A brain aneurysm, also known as a cerebral aneurysm or intracranial aneurysm (IA), is an abnormal bulge on the wall of an artery in the brain. Brain aneurysms are often revealed when they rupture. Although women are more likely than men to experience aneurysms, they can occur for anyone at any age.
Definition & Facts
An estimated 6 million people in the United States have an unruptured aneurysm. A ruptured aneurysm will cause bleeding into the brain or the space closely surrounding the brain. A ruptured brain aneurysm can result in a subarachnoid hemorrhage (SAH), which can lead to a hemorrhagic stroke, brain damage and death.
The most common type of aneurysm that accounts for about 90% of all IA is called a saccular cerebral aneurysm. It is also the most common cause of non-traumatic subarachnoid hemorrhage. This type of aneurysm is often known as a “berry” aneurysm due to its shape forming at the “Y” segment of arteries known as the arterial bifurcation. Another type of aneurysm is the fusiform aneurysm which rarely ruptures and appears inflamed on all sides of the blood vessel.
Symptoms & Complaints
A physician should evaluate any individual experiencing some or all of the following symptoms, regardless of age, immediately:
- Dilated pupils
- Blurred vision or double vision
- Pain above and behind the eye
- Loss of balance and coordination
- Short-term memory loss
- Difficulty speaking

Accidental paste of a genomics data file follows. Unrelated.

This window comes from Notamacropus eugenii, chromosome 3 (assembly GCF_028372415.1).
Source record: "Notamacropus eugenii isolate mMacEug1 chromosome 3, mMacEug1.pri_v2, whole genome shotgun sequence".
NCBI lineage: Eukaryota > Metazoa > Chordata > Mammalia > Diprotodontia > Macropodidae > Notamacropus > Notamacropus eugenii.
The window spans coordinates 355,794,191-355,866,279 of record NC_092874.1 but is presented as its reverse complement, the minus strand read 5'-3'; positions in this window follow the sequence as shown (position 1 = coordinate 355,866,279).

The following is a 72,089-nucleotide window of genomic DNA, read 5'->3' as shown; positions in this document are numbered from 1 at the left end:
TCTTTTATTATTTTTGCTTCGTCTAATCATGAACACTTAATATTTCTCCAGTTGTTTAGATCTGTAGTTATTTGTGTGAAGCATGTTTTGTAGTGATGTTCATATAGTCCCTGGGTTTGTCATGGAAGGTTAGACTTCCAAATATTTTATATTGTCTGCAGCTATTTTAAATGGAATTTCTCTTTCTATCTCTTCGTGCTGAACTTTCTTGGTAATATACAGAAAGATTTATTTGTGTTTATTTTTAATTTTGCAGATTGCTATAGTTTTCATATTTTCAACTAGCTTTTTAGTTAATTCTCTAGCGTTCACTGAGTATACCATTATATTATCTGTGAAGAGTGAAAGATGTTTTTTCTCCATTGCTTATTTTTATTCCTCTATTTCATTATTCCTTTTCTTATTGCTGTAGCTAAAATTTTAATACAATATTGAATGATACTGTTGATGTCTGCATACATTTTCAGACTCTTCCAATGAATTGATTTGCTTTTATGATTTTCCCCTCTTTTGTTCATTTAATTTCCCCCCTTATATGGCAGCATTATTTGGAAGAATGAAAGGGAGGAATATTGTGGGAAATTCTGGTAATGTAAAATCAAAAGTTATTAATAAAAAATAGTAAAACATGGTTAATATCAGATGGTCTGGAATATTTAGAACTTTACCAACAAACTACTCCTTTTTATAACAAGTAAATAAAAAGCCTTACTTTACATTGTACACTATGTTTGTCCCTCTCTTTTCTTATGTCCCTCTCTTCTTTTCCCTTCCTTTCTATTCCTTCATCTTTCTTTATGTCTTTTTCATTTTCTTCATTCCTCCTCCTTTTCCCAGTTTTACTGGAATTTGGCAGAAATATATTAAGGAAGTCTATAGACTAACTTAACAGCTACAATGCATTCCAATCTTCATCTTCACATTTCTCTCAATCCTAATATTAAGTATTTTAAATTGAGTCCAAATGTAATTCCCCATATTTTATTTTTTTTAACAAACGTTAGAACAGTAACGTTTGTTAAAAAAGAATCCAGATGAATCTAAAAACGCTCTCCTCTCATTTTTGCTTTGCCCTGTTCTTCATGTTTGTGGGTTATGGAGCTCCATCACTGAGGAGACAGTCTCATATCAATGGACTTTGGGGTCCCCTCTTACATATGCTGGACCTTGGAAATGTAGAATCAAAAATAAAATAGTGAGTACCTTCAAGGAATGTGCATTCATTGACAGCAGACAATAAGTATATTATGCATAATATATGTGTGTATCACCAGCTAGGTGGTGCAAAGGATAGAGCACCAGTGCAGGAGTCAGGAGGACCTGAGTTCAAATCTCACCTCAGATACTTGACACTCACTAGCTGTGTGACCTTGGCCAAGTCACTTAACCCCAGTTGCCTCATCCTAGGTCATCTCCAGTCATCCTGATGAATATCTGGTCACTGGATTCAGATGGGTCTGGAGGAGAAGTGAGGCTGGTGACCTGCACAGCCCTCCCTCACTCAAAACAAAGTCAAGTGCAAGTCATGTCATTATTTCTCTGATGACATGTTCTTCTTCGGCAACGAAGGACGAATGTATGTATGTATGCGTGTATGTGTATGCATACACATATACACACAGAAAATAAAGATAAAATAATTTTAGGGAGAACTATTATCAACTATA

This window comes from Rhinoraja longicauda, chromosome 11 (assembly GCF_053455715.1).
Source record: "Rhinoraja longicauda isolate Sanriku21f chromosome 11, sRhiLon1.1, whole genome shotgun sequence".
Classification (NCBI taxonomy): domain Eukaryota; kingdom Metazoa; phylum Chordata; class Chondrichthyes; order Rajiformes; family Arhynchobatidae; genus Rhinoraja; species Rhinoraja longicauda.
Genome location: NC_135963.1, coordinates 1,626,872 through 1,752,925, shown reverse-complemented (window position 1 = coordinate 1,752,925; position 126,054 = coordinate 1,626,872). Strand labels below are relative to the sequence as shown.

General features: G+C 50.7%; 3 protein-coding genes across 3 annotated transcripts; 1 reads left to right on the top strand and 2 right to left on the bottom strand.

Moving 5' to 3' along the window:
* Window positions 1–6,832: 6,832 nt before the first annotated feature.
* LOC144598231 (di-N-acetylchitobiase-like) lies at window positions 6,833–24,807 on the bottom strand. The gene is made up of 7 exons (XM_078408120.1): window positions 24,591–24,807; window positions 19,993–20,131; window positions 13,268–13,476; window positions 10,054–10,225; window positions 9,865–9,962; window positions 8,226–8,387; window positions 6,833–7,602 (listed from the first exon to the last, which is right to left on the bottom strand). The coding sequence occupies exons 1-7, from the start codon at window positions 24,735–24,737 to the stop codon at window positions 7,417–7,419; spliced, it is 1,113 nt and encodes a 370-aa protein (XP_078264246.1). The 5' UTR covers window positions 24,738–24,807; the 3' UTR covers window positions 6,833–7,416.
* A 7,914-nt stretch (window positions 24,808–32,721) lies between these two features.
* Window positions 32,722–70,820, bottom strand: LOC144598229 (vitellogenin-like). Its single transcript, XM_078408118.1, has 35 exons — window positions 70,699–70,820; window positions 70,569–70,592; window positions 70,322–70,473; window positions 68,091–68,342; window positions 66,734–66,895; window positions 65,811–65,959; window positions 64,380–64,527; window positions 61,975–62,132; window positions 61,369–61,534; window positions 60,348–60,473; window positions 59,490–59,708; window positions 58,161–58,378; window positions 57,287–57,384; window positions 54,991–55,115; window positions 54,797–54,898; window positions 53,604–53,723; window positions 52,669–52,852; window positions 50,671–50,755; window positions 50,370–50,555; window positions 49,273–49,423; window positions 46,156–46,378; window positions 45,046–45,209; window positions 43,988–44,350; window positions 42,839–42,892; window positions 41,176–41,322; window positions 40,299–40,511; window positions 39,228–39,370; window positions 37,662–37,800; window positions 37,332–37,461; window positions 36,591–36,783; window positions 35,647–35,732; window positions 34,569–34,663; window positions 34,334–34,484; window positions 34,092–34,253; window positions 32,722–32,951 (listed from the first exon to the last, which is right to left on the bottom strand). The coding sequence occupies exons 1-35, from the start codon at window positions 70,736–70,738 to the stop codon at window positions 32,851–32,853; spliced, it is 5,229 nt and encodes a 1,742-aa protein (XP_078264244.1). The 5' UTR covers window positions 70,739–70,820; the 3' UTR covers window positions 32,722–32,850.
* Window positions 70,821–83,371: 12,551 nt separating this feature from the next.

- Weakness and numbness
Typical symptoms of a ruptured aneurysm often begin with an individual experiencing severe headaches. Ruptured brain aneurysms that result in SAH will cause the following symptoms suddenly due to the blood that escaped into the space around the brain:
- A substantially painful sudden and immediate headache
- Loss of consciousness
- Nausea and vomiting
- Stiff neck and/or neck pain
- Sensitivity to light
- Eyelid drooping
The thinning of the arterial walls can be caused by a variety of conditions including high blood pressure and atherosclerosis which is the hardening of the arteries. As blood flows against the thinned portion of the arterial wall, aneurysms can form without notice due to the wear and tear of the artery. The arterial wall gradually becomes thinner from the dilation, causing the weakened wall to swell outward. This type of pressure may cause the aneurysm to rupture and allow blood to escape into the space around the brain.
Certain risk factors for cerebral aneurysms include:
- Strong family history of aneurysms
- High blood pressure or chronic hypertension
- Drug use (particularly cocaine, crack or amphetamines)
- Smoking cigarettes
- Traumatic brain injury
- Other disorders: Fibromuscular dysplasia, Ehlers-Danlos syndrome, Polycystic kidney disease, Marfan syndrome, collagen vascular disease
Diagnosis & Tests
Patients that display symptoms of an aneurysm are referred to a neurologist. Fortunately, through evaluation and image screening technology, individuals at high risk of developing a brain aneurysm can be identified easily. Individuals undergo testing utilizing:
- Angiogram (arteriogram)
- Magnetic resonance angiography (MRA)
- Computed tomography angiography
- Intra-arterial digital subtraction angiography (IADSA)
Treatment & Therapy
The prognosis for a patient with a ruptured cerebral aneurysm largely depends on the extent and location of the aneurysm, the person’s age, overall health and neurological condition of the patient. Unruptured aneurysms may require no treatment with constant monitoring or consistent follow-up and observation. If the unruptured aneurysm is treated successfully, the recovery period is generally shorter than that following the treatment of a ruptured aneurysm. Ruptured aneurysms may be treated with either endovascular coiling or open surgical aneurysm clipping in order to prevent re-bleeding by sealing off the aneurysm.
Prevention & Prophylaxis